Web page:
Maxwell Bates

1906 - 1980
ASA CGP CSGA OC RCA

Born in Calgary in 1906, Bates was one of Canada’s early modernists and one of the most powerful artists of his generation. A painter, printmaker, architect and poet, Bates brought European modernism to western Canada. 

Bates’ conservative home city was not receptive to his work, and in 1931 he moved to England where he was more successful. in 1945, he returned to a more receptive Calgary, His work, in which he used altered perspectives, quirky, unusual plays of colour, multiple planes of space, broken up form and dissembled objects focused on Canadian images of Alberta landscapes, working class and farm people, family scenes, social scenes, and still life.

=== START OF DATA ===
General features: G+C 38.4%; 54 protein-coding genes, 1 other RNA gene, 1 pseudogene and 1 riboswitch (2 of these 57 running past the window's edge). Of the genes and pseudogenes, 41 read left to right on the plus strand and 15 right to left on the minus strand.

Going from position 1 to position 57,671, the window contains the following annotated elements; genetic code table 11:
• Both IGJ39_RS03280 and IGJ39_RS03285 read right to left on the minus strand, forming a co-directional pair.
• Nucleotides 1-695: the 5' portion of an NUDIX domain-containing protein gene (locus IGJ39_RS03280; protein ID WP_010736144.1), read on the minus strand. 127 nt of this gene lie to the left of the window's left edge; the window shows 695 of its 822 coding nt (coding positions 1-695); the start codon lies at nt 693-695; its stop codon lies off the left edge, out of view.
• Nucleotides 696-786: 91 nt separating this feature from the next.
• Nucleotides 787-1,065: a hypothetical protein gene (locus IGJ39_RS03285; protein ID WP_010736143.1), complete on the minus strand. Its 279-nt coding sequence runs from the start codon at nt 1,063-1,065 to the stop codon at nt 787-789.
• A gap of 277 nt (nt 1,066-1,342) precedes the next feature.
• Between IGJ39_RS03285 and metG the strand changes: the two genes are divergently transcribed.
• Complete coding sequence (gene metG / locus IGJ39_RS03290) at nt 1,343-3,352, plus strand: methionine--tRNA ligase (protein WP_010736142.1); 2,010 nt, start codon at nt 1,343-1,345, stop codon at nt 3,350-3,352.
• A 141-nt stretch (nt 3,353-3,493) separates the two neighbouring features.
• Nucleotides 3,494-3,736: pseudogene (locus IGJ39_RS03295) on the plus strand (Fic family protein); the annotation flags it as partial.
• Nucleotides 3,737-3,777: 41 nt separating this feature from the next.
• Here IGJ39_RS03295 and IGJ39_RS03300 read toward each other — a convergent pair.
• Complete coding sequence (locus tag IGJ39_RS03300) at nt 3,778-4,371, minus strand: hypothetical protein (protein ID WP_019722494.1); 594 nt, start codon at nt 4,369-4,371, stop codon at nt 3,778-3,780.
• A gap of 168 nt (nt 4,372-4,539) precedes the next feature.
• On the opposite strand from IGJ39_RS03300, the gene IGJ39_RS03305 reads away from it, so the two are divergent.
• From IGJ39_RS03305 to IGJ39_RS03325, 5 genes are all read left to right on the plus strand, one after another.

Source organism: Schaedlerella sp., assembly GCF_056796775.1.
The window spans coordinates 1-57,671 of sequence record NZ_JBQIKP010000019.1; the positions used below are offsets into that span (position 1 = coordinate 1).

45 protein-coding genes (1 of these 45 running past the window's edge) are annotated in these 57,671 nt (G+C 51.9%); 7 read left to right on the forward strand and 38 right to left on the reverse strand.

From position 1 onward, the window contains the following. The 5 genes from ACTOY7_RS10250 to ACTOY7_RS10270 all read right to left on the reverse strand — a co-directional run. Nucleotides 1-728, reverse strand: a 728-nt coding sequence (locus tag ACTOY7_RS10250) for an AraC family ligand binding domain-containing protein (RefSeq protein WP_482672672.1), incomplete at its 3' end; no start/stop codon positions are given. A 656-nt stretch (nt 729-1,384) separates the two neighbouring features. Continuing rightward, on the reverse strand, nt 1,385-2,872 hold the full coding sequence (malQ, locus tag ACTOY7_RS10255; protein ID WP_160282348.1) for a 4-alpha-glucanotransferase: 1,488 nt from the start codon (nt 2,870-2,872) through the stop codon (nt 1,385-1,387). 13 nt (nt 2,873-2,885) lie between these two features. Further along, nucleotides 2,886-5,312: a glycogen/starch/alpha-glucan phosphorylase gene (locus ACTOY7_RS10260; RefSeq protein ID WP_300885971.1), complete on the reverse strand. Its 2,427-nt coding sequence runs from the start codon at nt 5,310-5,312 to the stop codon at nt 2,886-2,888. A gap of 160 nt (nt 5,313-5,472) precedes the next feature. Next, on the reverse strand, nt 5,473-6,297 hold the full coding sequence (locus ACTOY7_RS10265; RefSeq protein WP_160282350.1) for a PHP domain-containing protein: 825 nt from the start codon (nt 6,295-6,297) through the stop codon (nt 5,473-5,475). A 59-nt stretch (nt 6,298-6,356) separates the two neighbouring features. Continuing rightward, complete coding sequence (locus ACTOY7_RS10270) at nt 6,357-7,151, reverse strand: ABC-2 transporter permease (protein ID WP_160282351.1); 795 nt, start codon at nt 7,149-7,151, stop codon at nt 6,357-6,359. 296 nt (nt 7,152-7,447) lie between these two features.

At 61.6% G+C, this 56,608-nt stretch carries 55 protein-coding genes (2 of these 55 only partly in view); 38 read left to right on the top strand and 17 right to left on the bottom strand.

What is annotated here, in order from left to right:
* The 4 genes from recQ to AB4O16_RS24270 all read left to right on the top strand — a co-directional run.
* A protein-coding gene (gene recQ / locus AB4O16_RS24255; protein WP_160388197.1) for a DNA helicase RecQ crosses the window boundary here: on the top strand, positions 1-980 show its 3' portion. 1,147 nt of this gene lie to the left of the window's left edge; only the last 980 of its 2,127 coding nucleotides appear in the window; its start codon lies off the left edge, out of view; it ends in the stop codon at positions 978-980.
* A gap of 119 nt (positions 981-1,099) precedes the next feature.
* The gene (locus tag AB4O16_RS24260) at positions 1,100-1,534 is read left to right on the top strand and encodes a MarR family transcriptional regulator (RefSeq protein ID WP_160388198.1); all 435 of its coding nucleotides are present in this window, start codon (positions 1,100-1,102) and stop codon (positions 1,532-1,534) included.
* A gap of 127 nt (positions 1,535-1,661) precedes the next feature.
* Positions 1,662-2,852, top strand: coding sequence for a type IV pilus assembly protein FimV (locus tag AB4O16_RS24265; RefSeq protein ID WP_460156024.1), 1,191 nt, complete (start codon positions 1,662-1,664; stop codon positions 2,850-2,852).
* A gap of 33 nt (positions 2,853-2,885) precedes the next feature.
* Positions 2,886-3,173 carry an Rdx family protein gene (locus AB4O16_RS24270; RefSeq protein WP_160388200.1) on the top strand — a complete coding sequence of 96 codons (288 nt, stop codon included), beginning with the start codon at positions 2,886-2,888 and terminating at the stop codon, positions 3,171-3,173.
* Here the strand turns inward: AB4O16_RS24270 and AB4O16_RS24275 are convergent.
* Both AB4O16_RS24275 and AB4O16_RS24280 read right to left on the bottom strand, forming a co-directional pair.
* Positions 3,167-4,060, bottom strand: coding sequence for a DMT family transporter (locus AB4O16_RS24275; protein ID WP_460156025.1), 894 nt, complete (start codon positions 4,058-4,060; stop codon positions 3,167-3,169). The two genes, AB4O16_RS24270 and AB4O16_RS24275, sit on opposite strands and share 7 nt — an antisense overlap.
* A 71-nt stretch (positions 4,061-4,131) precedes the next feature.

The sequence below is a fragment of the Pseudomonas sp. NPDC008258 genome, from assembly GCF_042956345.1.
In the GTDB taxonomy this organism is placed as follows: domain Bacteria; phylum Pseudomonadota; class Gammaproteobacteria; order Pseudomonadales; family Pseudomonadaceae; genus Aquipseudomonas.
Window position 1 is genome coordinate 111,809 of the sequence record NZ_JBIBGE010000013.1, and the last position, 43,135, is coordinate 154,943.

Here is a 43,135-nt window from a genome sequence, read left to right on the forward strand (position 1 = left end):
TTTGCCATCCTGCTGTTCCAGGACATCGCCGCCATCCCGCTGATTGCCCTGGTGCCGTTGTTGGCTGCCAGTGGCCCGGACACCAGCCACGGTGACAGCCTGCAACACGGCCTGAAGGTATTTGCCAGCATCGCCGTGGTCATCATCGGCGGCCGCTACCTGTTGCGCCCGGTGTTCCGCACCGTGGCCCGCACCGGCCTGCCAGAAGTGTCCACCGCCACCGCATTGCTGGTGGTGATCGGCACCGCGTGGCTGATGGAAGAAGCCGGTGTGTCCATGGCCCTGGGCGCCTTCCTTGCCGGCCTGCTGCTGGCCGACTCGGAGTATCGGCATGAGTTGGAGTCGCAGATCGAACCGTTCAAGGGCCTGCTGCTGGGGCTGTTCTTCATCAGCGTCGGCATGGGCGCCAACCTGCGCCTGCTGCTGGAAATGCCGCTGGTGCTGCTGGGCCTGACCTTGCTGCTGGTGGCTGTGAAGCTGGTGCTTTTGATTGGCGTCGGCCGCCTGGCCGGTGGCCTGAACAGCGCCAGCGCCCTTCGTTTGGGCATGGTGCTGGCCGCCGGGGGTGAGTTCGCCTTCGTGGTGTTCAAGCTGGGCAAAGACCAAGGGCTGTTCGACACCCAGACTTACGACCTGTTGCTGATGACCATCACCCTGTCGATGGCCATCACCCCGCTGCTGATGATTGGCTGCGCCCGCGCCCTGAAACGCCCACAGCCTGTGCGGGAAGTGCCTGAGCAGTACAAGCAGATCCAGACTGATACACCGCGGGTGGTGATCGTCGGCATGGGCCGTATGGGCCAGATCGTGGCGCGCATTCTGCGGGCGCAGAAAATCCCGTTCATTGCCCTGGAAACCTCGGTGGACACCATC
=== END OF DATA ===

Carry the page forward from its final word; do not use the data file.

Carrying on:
Bates was an important teacher and a pioneer lithographer, and with John Snow brought the first lithographic press to Alberta. He studied with Max Beckmann at the Brooklyn Museum Art School in New York, and worked as an architect in Calgary, 

In 1959 the Bates’s left for a European tour and in 1961 moved to Saanich, near Victoria, British Columbia. In 1967 he was awarded the Canadian Centennial Medal. He received an LLD from the University of Calgary in 1971, and in 1973 a major exhibition of his work was held at the Vancouver Art Gallery.  He was awarded the order of Canada in 1980. His work is represented in numerous public collections in Canada and abroad, including the Tate Gallery and the National Gallery of Canada.